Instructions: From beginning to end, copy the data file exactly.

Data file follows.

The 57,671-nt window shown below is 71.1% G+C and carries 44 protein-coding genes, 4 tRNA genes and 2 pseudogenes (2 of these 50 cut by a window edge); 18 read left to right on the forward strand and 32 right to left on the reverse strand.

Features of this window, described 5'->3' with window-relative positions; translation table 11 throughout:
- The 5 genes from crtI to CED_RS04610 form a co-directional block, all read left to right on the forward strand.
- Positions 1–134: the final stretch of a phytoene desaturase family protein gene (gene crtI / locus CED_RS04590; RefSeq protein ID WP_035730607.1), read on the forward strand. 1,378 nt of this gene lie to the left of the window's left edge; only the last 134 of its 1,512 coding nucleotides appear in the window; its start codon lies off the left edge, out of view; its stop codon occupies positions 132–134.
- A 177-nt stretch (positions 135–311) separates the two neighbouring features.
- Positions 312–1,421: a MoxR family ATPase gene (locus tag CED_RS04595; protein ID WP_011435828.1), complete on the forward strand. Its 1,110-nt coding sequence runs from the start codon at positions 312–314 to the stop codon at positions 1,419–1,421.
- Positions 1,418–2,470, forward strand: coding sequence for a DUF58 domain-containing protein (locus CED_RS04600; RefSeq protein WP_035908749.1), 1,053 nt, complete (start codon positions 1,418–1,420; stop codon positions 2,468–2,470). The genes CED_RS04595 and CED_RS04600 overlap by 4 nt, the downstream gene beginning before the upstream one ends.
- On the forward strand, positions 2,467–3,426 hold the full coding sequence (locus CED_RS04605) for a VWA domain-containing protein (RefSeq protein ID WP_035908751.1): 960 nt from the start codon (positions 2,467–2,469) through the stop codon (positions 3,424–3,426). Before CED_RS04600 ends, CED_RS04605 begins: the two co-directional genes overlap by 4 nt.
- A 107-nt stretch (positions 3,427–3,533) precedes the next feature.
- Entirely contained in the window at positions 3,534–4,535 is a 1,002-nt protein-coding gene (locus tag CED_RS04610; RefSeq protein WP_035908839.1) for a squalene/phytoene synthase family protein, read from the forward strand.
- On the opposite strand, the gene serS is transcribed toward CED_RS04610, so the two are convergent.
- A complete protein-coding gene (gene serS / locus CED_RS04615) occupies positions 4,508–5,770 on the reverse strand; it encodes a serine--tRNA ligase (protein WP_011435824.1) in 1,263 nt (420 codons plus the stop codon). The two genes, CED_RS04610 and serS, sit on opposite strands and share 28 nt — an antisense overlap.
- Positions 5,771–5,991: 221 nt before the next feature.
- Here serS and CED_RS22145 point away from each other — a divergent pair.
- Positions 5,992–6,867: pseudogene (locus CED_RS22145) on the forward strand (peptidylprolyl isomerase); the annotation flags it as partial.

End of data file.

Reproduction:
The 57,671-nt window shown below is 71.1% G+C and carries 44 protein-coding genes, 4 tRNA genes and 2 pseudogenes (2 of these 50 cut by a window edge); 18 read left to right on the forward strand and 32 right to left on the reverse strand.

Features of this window, described 5'->3' with window-relative positions; translation table 11 throughout:
- The 5 genes from crtI to CED_RS04610 form a co-directional block, all read left to right on the forward strand.
- Positions 1–134: the final stretch of a phytoene desaturase family protein gene (gene crtI / locus CED_RS04590; RefSeq protein ID WP_035730607.1), read on the forward strand. 1,378 nt of this gene lie to the left of the window's left edge; only the last 134 of its 1,512 coding nucleotides appear in the window; its start codon lies off the left edge, out of view; its stop codon occupies positions 132–134.
- A 177-nt stretch (positions 135–311) separates the two neighbouring features.
- Positions 312–1,421: a MoxR family ATPase gene (locus tag CED_RS04595; protein ID WP_011435828.1), complete on the forward strand. Its 1,110-nt coding sequence runs from the start codon at positions 312–314 to the stop codon at positions 1,419–1,421.
- Positions 1,418–2,470, forward strand: coding sequence for a DUF58 domain-containing protein (locus CED_RS04600; RefSeq protein WP_035908749.1), 1,053 nt, complete (start codon positions 1,418–1,420; stop codon positions 2,468–2,470). The genes CED_RS04595 and CED_RS04600 overlap by 4 nt, the downstream gene beginning before the upstream one ends.
- On the forward strand, positions 2,467–3,426 hold the full coding sequence (locus CED_RS04605) for a VWA domain-containing protein (RefSeq protein ID WP_035908751.1): 960 nt from the start codon (positions 2,467–2,469) through the stop codon (positions 3,424–3,426). Before CED_RS04600 ends, CED_RS04605 begins: the two co-directional genes overlap by 4 nt.
- A 107-nt stretch (positions 3,427–3,533) precedes the next feature.
- Entirely contained in the window at positions 3,534–4,535 is a 1,002-nt protein-coding gene (locus tag CED_RS04610; RefSeq protein WP_035908839.1) for a squalene/phytoene synthase family protein, read from the forward strand.
- On the opposite strand, the gene serS is transcribed toward CED_RS04610, so the two are convergent.
- A complete protein-coding gene (gene serS / locus CED_RS04615) occupies positions 4,508–5,770 on the reverse strand; it encodes a serine--tRNA ligase (protein WP_011435824.1) in 1,263 nt (420 codons plus the stop codon). The two genes, CED_RS04610 and serS, sit on opposite strands and share 28 nt — an antisense overlap.
- Positions 5,771–5,991: 221 nt before the next feature.
- Here serS and CED_RS22145 point away from each other — a divergent pair.
- Positions 5,992–6,867: pseudogene (locus CED_RS22145) on the forward strand (peptidylprolyl isomerase); the annotation flags it as partial.